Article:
On December 2, Craig Reynolds, Ph.D., director, Office of Scientific Operations, and NCI associate director for Frederick, will put the finishing touches on a 37-year career with the National Cancer Institute.
Reynolds influenced the field of cancer research both as a scientist—his lab contributed significantly to the characterization of natural killer cells, among other research—and as a key administrator for NCI at Frederick, which saw its budget quadruple during his tenure. He has received numerous awards throughout his career, including the NIH Award of Merit in 2002 and 2015, the University of Iowa Roy J. and Lucille A. Carver College of Medicine Distinguished Alumnus Award, and the State of Maryland Governor’s Citation for Distinguished Service.
Reynolds became the director of the Office of Scientific Operations in 2002 and the NCI associate director for Frederick in 2005 and has worked tirelessly to enhance the reputation of NCI at Frederick by building an adaptable facility that gives people with great ideas a place in which to develop and test them. His focus has always been on creating the best possible work environment, whether that meant building the ATRF or supporting student intern programs and the Campus Improvement Committee.
David Heimbrook, Ph.D., laboratory director, Frederick National Laboratory for Cancer Research and president, Leidos Biomedical Research, Inc., said, “Craig has been head of the Office of Scientific Operations for as long as I’ve been here—but that’s probably true for many of us. He has certainly helped educate me on Frederick and NCI, and I’ve gained enormous respect for him. His loyalty to NCI at Frederick, both as a facility and as a community, has always been clear.”
For the Love of Science
Even at a young age, Reynolds showed an affinity for science.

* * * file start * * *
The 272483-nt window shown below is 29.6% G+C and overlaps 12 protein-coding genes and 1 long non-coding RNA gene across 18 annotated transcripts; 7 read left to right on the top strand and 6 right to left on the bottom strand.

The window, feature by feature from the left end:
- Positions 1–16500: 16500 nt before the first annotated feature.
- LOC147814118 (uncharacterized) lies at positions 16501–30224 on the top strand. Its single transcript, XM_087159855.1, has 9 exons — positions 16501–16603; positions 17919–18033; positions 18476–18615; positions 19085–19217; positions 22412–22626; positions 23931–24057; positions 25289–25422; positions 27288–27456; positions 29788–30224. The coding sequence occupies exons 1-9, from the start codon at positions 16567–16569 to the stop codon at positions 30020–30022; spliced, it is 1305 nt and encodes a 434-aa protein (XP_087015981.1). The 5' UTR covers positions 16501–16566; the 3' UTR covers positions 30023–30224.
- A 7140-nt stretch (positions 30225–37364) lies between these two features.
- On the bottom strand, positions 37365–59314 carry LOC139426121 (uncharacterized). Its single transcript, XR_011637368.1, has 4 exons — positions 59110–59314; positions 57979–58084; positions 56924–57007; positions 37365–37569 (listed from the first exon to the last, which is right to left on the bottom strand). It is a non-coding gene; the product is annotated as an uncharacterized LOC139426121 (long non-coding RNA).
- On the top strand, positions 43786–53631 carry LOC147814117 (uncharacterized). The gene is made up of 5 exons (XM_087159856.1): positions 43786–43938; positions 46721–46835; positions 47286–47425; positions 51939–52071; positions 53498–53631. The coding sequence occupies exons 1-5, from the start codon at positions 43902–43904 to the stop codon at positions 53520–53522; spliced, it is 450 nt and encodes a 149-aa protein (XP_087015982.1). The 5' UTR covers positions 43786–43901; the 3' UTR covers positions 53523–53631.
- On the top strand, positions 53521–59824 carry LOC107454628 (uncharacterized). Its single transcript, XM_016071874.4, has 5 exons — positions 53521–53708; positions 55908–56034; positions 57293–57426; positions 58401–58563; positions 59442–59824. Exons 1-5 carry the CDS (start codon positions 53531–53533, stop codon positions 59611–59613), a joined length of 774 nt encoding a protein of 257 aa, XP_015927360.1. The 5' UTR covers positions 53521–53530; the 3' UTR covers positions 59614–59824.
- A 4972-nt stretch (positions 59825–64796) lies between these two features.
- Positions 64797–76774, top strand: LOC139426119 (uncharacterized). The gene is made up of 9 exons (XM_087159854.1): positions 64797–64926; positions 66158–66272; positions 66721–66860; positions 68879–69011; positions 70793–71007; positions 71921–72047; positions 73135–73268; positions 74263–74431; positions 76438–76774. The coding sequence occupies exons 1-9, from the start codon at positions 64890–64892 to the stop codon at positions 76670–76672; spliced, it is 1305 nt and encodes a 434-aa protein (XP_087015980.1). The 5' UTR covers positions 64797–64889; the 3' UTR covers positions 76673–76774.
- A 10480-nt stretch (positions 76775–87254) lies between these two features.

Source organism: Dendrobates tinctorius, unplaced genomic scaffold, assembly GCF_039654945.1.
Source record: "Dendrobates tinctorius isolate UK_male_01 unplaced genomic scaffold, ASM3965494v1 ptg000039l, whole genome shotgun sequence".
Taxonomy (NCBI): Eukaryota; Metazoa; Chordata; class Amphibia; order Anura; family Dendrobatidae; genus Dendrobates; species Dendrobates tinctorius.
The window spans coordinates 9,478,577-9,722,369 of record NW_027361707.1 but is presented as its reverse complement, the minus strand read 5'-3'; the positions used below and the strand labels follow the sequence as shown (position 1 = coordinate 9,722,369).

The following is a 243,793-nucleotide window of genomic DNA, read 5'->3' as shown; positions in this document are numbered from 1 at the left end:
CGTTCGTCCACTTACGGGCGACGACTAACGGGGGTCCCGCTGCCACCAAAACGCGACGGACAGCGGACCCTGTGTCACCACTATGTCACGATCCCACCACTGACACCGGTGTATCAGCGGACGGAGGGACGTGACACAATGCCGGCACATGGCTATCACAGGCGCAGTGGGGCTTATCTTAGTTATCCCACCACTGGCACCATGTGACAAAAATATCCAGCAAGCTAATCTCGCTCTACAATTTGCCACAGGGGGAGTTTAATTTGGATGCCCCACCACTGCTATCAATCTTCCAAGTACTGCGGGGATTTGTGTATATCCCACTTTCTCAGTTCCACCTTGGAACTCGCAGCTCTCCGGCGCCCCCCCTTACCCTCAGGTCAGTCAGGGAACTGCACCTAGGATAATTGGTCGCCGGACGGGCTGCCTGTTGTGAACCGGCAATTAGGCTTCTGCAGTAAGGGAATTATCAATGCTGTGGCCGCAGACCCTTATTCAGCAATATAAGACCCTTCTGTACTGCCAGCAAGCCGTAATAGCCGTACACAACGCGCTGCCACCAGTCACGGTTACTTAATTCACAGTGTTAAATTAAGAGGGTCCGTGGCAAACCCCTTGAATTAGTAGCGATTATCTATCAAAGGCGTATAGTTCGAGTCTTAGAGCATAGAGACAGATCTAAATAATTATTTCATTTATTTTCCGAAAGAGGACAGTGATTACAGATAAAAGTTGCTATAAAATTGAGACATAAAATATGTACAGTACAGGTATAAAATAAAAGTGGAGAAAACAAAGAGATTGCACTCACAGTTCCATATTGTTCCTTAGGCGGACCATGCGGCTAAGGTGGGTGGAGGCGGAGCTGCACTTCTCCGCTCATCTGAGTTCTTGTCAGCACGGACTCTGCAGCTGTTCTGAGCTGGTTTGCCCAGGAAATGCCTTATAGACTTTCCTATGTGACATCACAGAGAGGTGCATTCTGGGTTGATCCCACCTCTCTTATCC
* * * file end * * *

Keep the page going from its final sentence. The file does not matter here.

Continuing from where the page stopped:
“When I was very young, 10 or 11, in middle school or high school, I had a laboratory in the basement of my home,” Reynolds said. “I would get all sorts of chemicals and so on, whatever I could find, and I’d mix them together and do all sorts of bad things. My parents were happy to have me isolated down in the basement.”
Reynolds eventually turned to biology, which in 1970 took him to the University of Iowa. There, he earned a Bachelor’s degree in Zoology and a Ph.D. in Microbiology/Immunology. After completing his Ph.D., he joined the NCI at the main campus in Bethesda. He planned to move on to academia after a short time, but as he was about to leave his postdoc, a staff fellow position became available in Frederick.
At NCI at Frederick, Reynolds worked his way from Staff Fellow to Principal Investigator in just four years, and he went on to become head of the Natural Immunity Section and then head of the Cellular and Molecular Immunology Section. In 1988, he took a job as the grant program director and corporate liaison for the Biological Resources Branch, a position he held for 14 years before becoming the director of the Office of Scientific Operations.